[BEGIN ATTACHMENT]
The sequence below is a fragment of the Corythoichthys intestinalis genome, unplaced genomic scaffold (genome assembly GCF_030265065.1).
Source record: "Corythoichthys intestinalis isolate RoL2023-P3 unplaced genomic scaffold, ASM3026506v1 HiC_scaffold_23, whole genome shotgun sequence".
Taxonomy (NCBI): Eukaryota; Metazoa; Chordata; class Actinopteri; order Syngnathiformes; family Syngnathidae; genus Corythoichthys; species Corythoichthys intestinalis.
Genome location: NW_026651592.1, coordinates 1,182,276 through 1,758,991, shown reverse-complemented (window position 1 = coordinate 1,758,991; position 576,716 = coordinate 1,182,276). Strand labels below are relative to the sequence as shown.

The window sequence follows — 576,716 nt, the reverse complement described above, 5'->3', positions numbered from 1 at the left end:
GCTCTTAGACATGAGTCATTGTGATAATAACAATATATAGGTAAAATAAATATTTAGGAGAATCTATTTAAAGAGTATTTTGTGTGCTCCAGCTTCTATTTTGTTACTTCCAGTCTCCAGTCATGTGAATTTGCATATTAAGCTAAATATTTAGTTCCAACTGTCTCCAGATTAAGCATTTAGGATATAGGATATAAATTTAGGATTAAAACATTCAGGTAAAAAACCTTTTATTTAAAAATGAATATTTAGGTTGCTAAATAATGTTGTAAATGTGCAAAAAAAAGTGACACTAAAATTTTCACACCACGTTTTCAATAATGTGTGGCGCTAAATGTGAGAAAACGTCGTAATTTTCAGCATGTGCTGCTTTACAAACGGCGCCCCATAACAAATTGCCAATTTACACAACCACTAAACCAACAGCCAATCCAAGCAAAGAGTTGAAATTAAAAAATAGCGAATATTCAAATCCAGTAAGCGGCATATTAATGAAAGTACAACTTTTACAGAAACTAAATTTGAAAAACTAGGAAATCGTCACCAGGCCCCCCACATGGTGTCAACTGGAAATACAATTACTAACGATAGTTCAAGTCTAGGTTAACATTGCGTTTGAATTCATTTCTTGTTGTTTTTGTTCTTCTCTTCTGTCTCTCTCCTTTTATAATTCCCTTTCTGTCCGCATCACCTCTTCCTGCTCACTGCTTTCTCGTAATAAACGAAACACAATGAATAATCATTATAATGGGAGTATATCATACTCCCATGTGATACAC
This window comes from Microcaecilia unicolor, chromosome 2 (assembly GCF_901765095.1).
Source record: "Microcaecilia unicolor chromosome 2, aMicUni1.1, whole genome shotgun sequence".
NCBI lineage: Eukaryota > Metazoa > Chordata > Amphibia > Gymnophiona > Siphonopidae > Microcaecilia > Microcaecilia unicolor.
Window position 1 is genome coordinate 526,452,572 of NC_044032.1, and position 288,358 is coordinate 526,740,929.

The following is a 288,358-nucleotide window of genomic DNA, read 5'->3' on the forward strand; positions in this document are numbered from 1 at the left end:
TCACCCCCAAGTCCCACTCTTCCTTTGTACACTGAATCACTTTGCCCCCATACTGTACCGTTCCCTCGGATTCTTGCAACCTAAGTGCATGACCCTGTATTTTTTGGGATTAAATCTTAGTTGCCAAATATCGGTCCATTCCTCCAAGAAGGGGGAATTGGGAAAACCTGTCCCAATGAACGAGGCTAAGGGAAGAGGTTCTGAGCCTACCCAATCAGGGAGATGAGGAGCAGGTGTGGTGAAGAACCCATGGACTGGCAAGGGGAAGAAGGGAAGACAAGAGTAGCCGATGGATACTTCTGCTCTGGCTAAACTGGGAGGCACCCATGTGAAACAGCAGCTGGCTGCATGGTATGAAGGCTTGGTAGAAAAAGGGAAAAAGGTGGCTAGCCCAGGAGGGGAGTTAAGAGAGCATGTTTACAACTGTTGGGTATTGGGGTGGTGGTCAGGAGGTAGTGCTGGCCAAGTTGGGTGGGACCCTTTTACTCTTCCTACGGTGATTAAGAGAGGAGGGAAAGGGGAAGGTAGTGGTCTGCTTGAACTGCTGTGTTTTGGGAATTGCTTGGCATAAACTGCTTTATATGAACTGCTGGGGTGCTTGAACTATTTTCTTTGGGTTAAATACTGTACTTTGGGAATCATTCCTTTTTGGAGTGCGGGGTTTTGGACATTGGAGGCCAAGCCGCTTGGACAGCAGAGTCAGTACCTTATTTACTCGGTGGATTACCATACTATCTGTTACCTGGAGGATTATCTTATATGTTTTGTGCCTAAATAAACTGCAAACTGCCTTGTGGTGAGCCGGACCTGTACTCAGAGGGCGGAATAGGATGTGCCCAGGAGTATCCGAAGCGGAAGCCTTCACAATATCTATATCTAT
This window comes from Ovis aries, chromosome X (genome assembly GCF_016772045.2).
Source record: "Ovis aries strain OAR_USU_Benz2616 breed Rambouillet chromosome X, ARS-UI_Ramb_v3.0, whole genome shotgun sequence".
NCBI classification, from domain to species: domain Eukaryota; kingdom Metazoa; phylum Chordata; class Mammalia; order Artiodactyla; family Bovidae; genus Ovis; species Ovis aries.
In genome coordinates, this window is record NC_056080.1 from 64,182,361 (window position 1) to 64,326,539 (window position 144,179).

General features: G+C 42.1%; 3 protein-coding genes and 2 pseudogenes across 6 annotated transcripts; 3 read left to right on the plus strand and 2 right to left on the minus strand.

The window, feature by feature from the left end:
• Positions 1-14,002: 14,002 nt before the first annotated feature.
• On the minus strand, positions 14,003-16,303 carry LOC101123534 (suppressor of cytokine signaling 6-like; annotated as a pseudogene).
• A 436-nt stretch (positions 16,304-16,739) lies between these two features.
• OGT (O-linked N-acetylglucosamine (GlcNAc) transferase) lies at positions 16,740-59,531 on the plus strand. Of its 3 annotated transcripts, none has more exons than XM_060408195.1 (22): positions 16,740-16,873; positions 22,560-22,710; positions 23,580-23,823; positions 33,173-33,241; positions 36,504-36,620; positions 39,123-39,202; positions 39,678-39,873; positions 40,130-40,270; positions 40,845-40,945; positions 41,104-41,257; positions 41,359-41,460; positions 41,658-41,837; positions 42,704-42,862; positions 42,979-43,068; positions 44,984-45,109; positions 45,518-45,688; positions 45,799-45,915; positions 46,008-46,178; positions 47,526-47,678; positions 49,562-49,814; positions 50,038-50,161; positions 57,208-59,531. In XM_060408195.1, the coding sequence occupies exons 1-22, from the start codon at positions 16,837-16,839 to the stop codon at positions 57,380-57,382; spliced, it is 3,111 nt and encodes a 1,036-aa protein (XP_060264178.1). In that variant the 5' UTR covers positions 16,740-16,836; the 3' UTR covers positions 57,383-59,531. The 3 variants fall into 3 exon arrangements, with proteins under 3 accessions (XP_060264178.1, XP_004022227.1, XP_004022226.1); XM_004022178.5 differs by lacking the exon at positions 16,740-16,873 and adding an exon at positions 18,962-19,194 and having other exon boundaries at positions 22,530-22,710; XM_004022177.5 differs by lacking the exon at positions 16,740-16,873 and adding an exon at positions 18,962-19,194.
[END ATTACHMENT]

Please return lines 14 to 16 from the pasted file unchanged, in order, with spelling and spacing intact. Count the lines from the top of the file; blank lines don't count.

Source record: "Ovis aries strain OAR_USU_Benz2616 breed Rambouillet chromosome X, ARS-UI_Ramb_v3.0, whole genome shotgun sequence".
NCBI classification, from domain to species: domain Eukaryota; kingdom Metazoa; phylum Chordata; class Mammalia; order Artiodactyla; family Bovidae; genus Ovis; species Ovis aries.
In genome coordinates, this window is record NC_056080.1 from 64,182,361 (window position 1) to 64,326,539 (window position 144,179).